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Court revives fraud case against Trump University

A New York state appeals court on Tuesday gave the green light for a fraud case to advance against presidential candidate Donald Trump and the now-defunct Trump University.

"Today's decision means our entire fraud case can move forward," New York Attorney General Eric Schneiderman said in a statement.

In 2013, the New York state attorney general's office sued the real estate mogul and his for-profit investment school, accusing the billionaire and others of making phony claims to convince more than 5,000 people, including 600 New Yorkers, to "spend tens of thousands of dollars they couldn't afford for lessons they never got."

The civil lawsuit, which seeks at least $40 million in restitution, accused the school of engaging in illegal business practices by running an unlicensed educational institution from 2005 to 2011 and making false claims about its classes.

Trump University professors earned commissions to push training on students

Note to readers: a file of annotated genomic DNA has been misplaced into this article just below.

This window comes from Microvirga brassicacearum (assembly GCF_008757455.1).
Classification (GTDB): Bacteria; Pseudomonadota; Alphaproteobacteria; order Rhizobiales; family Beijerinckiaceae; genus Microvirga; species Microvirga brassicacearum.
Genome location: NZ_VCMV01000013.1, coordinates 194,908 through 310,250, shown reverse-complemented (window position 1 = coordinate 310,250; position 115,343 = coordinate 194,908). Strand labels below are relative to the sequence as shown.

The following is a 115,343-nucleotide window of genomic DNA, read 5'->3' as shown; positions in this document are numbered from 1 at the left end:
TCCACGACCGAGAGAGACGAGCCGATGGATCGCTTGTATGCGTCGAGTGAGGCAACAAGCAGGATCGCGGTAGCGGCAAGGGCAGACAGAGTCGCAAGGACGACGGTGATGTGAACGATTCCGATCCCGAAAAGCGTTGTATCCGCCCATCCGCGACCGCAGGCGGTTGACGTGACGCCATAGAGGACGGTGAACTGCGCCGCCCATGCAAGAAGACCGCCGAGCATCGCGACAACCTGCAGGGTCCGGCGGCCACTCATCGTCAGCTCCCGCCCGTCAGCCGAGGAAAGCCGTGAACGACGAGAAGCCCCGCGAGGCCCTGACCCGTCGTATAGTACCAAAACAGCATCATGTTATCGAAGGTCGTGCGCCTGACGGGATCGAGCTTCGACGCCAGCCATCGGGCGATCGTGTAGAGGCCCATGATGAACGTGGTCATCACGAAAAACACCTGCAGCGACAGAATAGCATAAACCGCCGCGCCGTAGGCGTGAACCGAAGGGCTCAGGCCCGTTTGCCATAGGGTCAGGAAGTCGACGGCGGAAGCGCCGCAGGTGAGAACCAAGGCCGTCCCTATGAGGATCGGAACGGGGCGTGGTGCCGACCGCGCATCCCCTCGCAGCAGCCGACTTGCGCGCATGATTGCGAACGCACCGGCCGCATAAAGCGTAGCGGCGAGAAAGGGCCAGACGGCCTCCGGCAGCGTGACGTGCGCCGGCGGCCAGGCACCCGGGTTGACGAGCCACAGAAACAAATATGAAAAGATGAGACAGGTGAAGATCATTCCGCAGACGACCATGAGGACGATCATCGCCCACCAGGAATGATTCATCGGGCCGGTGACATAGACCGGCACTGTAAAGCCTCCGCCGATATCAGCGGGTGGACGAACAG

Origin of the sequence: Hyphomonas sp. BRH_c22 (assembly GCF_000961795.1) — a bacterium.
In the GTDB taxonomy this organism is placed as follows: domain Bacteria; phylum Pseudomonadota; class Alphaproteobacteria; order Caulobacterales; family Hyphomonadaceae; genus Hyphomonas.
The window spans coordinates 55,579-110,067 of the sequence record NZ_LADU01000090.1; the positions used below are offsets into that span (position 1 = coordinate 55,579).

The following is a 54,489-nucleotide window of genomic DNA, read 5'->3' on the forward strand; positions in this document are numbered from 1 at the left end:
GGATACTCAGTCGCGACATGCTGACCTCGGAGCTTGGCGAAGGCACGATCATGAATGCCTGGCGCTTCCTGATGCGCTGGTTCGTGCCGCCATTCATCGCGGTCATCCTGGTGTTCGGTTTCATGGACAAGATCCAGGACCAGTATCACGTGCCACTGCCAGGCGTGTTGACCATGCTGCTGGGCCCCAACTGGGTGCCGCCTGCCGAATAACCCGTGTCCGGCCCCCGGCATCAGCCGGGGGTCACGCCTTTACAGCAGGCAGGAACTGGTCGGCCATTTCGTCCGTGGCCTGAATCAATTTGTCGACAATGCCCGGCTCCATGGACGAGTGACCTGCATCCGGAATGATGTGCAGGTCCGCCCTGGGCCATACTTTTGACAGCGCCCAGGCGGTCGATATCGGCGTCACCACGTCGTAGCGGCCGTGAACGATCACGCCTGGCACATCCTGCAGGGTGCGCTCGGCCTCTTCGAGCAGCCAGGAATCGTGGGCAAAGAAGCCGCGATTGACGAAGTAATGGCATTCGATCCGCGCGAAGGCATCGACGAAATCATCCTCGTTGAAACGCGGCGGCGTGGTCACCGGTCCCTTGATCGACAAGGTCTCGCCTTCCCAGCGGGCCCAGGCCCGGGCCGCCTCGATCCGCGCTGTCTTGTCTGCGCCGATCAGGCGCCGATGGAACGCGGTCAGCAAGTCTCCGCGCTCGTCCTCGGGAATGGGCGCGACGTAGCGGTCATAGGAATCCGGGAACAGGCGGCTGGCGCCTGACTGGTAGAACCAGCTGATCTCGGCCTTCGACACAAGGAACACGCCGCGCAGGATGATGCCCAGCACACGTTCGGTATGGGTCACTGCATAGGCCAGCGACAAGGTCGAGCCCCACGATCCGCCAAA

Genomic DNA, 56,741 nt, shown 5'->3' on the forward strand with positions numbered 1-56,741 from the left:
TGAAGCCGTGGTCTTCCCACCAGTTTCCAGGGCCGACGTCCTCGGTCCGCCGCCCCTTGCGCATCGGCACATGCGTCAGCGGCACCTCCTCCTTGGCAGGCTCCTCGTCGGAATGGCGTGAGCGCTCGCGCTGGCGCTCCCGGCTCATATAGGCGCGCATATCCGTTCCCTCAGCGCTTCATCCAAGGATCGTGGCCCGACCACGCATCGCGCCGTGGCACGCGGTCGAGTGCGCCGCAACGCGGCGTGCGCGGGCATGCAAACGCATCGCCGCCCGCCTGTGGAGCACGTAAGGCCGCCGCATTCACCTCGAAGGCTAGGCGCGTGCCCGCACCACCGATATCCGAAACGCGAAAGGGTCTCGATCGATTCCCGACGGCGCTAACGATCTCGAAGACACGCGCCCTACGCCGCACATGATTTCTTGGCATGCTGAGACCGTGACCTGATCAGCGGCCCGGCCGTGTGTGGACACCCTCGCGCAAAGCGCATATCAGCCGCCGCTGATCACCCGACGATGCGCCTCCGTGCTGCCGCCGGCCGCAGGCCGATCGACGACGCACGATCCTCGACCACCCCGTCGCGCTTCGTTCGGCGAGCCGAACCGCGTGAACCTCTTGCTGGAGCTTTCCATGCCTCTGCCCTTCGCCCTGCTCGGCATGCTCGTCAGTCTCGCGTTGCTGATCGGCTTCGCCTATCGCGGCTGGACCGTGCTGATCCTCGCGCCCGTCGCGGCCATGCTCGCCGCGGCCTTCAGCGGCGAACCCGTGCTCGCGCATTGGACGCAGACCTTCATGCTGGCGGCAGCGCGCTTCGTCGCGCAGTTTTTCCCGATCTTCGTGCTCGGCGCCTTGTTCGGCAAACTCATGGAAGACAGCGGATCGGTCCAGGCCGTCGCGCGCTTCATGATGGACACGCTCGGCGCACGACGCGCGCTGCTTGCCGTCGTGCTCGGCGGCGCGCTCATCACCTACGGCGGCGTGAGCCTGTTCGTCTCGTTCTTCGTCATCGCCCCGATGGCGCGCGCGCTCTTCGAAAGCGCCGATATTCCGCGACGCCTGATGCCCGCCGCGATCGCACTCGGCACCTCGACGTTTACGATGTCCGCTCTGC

The probe into Trump University came after dozens of people contacted authorities in New York, Illinois, Florida and Texas to voice concerns about the institution, which the suit contends lured potential students with the promise of a free seminar about real estate investing. That session ultimately served as a pitch for a three-day seminar costing $1,495, which then pitched pricey packages including so-called personal mentor programs at $35,000 a pop.

In 2014, a state court dismissed the fraud complaint, while granting summary judgment that Trump University had run as an unlicensed school in New York.

Tuesday's ruling, however, found the lower court had incorrectly dismissed the fraud complaint, while siding with the New York AG's contention that a six-year statute of limitations applied in the case, versus the three-year cutoff argued by the defendants.

During a recent rally in Arkansas, Trump called the litigation "a small deal, very small" and told supporters he could have settled but is continuing to fight on principle.